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People with health problems lacking noon sun (severe Multiple Sclerosis, etc.) have even lower levels of vitamin D – March 2015

Vitamin D is associated with degree of disability in patients with fully ambulatory relapsing-remitting multiple sclerosis.

Eur J Neurol. 2015 Mar;22(3):564-9. doi: 10.1111/ene.12617. Epub 2014 Dec 20.
Thouvenot E1, Orsini M, Daures JP, Camu W.

BACKGROUND AND PURPOSE:
Vitamin D deficiency is a recognized risk factor for multiple sclerosis (MS) and is associated with increased disease activity. It has also been proposed that the lower the vitamin D levels are, the higher is the handicap.

METHODS:
To refine the links between vitamin D insufficiency and disability in MS patients, a retrospective cohort analysis was performed including 181 patients prospectively followed without previous vitamin D supplementation, and age, gender, age at MS onset, MS type, MS activity, Expanded Disability Status Scale (EDSS) were analysed in correlation with plasma vitamin D levels.

RESULTS:
Vitamin D levels were significantly higher in relapsing-remitting MS than in progressive forms of MS in multivariate analyses adjusted for age, ethnicity, gender, disease duration and season (P = 0.0487). Overall, there was a negative correlation between vitamin D level and EDSS score (P = 0.0001, r = -0.33). In relapsing-remitting MS, vitamin D levels were only correlated with disability scores for EDSS < 4 (P = 0.0012). Patients with >20 ng/ml of vitamin D were 2.78 times more likely to have an EDSS < 4 (P = 0.0011, 95% confidence interval 1.49-5.00).

CONCLUSION:
Data support previous work suggesting that vitamin D deficiency is associated with higher risk of disability in MS. Vitamin D levels also correlated with the degree of disability in fully ambulatory patients with relapsing-remitting MS. These additional results support the pertinence of randomized controlled trials analysing the interest of an early vitamin D supplementation in MS patients to influence evolution of disability.

PMID: 25530281

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Comment on the study at Faculty of 1000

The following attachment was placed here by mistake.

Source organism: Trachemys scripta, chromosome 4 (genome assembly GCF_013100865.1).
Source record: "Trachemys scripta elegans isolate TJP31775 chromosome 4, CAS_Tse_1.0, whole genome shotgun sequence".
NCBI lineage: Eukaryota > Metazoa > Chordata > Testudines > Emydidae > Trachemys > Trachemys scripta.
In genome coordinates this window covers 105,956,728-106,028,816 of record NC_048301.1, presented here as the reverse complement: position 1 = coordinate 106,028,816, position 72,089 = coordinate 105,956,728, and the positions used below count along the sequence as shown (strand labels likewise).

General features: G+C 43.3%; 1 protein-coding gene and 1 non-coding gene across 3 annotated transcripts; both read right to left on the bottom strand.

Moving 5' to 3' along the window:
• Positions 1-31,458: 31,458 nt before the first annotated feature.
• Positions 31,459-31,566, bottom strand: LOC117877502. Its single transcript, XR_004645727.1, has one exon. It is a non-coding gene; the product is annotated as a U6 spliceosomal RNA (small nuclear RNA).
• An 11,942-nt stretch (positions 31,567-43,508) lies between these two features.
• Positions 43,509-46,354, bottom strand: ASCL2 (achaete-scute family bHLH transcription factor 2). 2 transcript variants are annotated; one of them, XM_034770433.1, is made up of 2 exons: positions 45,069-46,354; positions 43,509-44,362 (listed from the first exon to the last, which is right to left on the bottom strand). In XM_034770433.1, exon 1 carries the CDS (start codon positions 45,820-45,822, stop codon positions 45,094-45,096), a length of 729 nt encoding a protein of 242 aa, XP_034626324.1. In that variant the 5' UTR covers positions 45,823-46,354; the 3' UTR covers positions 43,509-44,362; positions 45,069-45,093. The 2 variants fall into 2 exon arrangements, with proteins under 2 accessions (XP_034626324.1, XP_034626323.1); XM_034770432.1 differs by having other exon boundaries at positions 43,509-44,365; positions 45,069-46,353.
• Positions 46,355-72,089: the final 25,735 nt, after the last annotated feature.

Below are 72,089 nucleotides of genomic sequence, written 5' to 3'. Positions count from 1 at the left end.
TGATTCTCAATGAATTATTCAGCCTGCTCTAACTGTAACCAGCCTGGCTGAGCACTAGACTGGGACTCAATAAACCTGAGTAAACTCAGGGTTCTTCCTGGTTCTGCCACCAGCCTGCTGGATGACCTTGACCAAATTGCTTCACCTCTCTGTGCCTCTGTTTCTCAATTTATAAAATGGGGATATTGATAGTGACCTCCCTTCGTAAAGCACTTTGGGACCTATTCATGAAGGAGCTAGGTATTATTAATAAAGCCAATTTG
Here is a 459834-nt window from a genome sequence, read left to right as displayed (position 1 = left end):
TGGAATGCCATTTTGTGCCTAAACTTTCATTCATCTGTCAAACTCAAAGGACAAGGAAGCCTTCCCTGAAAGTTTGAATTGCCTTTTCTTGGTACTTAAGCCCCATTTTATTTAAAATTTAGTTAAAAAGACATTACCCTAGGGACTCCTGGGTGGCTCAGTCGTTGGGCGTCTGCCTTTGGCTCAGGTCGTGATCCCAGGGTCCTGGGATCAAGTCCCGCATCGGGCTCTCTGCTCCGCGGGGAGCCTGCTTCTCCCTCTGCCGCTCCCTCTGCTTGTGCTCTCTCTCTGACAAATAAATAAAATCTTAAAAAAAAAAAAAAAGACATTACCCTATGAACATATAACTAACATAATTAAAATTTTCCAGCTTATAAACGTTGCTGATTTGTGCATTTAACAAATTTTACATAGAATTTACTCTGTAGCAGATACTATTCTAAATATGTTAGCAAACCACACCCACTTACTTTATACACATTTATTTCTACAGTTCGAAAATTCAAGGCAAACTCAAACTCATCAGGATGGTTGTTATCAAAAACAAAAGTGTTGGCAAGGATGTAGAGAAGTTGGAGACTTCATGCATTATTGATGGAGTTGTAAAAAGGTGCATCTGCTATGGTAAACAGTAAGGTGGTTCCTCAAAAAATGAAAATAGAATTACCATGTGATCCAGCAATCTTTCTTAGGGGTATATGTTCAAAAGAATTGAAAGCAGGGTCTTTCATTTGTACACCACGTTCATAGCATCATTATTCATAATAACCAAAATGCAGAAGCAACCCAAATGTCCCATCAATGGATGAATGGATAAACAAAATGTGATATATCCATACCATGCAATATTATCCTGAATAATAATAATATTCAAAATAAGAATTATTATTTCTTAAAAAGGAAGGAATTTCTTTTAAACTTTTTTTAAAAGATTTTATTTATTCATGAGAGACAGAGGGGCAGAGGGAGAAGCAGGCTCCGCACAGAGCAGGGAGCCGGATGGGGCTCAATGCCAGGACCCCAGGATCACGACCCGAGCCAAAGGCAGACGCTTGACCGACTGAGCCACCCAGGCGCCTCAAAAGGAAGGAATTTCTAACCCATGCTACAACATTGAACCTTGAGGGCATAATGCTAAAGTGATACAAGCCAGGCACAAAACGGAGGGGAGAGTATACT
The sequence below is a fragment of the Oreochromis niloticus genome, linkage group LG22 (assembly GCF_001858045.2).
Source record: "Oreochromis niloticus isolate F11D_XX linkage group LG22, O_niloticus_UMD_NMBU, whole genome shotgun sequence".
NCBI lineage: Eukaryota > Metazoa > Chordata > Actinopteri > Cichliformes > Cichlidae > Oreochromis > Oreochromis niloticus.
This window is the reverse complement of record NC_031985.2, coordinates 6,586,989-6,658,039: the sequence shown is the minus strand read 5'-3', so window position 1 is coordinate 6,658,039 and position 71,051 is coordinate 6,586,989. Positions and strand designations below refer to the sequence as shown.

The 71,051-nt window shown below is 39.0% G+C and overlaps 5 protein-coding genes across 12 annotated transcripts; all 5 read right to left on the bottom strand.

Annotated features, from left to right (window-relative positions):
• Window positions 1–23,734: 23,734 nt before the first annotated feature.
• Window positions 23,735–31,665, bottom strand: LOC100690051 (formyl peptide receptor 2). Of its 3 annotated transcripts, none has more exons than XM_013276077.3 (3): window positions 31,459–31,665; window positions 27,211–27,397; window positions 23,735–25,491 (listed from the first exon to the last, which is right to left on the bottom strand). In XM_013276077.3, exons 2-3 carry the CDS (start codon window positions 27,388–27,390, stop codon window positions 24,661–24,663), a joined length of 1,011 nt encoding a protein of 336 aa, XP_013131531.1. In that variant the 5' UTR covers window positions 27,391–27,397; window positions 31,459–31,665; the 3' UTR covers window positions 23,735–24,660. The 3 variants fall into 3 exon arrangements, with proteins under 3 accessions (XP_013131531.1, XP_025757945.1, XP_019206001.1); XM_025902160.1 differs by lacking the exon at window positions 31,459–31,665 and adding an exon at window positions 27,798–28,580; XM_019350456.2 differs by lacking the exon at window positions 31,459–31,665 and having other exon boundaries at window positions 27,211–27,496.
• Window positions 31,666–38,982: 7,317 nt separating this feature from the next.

This article aims to define the links between vitamin D insufficiency and disability in patients affected by multiple sclerosis (MS), by studying a cohort of 181 MS patients prospectively followed without previous vitamin D supplementation. Interestingly, vitamin D levels were correlated with clinical disability in the whole cohort of patients as well as in the subgroup of patients with relapsing-remitting MS. As very disabled patients are more inclined to remain indoors and therefore to have a lower exposure to sunlight, the authors intelligently separated them into two groups, the first with, and the second without, walking disability. A significant correlation between vitamin D and clinical disability was demonstrated in MS patients without walking disability and this correlation remained significant after adjustment for disease duration using the Multiple Sclerosis Severity Score (MSSS), a scale that integrates disease duration into the assessment of neurological disability. Based on these data, the authors conclude that vitamin D deficiency could be associated with more rapid acquisition of neurological disabilities in MS.

In our opinion, this manuscript can be relevant to the ongoing debate on the role of vitamin D as potential risk and prognostic factor for MS {1-5} and other neurological diseases, such as Parkinson's disease {6} and amyotrophic lateral sclerosis {7,8}.

References

  1. Higher 25-hydroxyvitamin D is associated with lower relapse risk in multiple sclerosis.; Simpson S, Taylor B, Blizzard L, Ponsonby AL, Pittas F, Tremlett H, Dwyer T, Gies P, van der Mei I. Ann Neurol. 2010 Aug; 68(2):193-203; PMID: 20695012 DOI: 10.1002/ana.22043
  2. Association of vitamin D metabolite levels with relapse rate and disability in multiple sclerosis; Smolders J, Menheere P, Kessels A, Damoiseaux J, Hupperts R. Mult Scler. 2008 Nov; 14(9):1220-4; PMID: 18653736 DOI: 10.1177/1352458508094399
  3. Vitamin D levels in people with multiple sclerosis and community controls in Tasmania, Australia; van der Mei IA, Ponsonby AL, Dwyer T, Blizzard L, Taylor BV, Kilpatrick T, Butzkueven H, McMichael AJ. J Neurol. 2007 May; 254(5):581-90; PMID: 17426912 DOI: 10.1007/s00415-006-0315-8
  4. Association of serum 25(OH) vitamin D3 concentration with severity of multiple sclerosis; Harandi AA, Shahbeigi S, Pakdaman H, Fereshtehnejad SM, Nikravesh E, Jalilzadeh R. Iran J Neurol. 2012; 11(2):54-8; PMID: 24250862
  5. Is serum vitamin D levels associated with disability in patients with newly diagnosed multiple sclerosis?; Hatamian H, Bidabadi E, Seyed Saadat SM, Saadat NS, Kazemnezhad E, Ramezani H, Bakhshayesh B. Iran J Neurol. 2013; 12(2):41-6; PMID: 24250900
  6. Parkinson disease: Reduced level of dietary vitamin D is associated with PD; Fyfe I. Nat Rev Neurol. 2015 Feb; 11(2):68; PMID: 25582446 DOI: 10.1038/nrneurol.2014.265
  7. Vitamin D deficiency and its supplementation in patients with amyotrophic lateral sclerosis; Karam C, Barrett MJ, Imperato T, MacGowan DJ, Scelsa S. J Clin Neurosci. 2013 Nov; 20(11):1550-3; PMID: 23815870 DOI: 10.1016/j.jocn.2013.01.011
  8. Can vitamin D delay the progression of ALS?; Karam C, Scelsa SN. Med Hypotheses. 2011 May; 76(5):643-5; PMID: 21310542 DOI: 10.1016/j.mehy.2011.01.021

See also VitaminDWiki



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